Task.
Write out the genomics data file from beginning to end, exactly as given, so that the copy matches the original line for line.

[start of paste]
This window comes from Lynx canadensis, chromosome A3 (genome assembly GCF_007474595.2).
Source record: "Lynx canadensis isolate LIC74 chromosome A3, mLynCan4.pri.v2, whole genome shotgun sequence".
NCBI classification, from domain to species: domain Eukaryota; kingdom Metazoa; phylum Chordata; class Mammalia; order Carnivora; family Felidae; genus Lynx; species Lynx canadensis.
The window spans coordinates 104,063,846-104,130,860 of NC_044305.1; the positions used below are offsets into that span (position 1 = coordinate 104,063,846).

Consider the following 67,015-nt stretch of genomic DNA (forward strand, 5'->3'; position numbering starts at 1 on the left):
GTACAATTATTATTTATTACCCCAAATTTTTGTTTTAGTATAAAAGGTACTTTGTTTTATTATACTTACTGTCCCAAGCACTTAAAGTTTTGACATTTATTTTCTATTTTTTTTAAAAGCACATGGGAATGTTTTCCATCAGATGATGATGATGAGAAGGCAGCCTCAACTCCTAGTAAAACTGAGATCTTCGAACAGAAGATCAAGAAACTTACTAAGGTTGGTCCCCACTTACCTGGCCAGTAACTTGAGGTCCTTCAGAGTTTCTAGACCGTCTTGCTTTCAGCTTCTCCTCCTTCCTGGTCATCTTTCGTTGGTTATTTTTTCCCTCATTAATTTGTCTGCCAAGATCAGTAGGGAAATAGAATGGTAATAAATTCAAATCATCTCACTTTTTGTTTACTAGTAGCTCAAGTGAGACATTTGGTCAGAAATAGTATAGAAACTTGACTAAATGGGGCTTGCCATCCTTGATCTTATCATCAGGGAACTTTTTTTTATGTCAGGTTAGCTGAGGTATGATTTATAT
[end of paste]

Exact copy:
This window comes from Lynx canadensis, chromosome A3 (genome assembly GCF_007474595.2).
Source record: "Lynx canadensis isolate LIC74 chromosome A3, mLynCan4.pri.v2, whole genome shotgun sequence".
NCBI classification, from domain to species: domain Eukaryota; kingdom Metazoa; phylum Chordata; class Mammalia; order Carnivora; family Felidae; genus Lynx; species Lynx canadensis.
The window spans coordinates 104,063,846-104,130,860 of NC_044305.1; the positions used below are offsets into that span (position 1 = coordinate 104,063,846).

Consider the following 67,015-nt stretch of genomic DNA (forward strand, 5'->3'; position numbering starts at 1 on the left):
GTACAATTATTATTTATTACCCCAAATTTTTGTTTTAGTATAAAAGGTACTTTGTTTTATTATACTTACTGTCCCAAGCACTTAAAGTTTTGACATTTATTTTCTATTTTTTTTAAAAGCACATGGGAATGTTTTCCATCAGATGATGATGATGAGAAGGCAGCCTCAACTCCTAGTAAAACTGAGATCTTCGAACAGAAGATCAAGAAACTTACTAAGGTTGGTCCCCACTTACCTGGCCAGTAACTTGAGGTCCTTCAGAGTTTCTAGACCGTCTTGCTTTCAGCTTCTCCTCCTTCCTGGTCATCTTTCGTTGGTTATTTTTTCCCTCATTAATTTGTCTGCCAAGATCAGTAGGGAAATAGAATGGTAATAAATTCAAATCATCTCACTTTTTGTTTACTAGTAGCTCAAGTGAGACATTTGGTCAGAAATAGTATAGAAACTTGACTAAATGGGGCTTGCCATCCTTGATCTTATCATCAGGGAACTTTTTTTTATGTCAGGTTAGCTGAGGTATGATTTATAT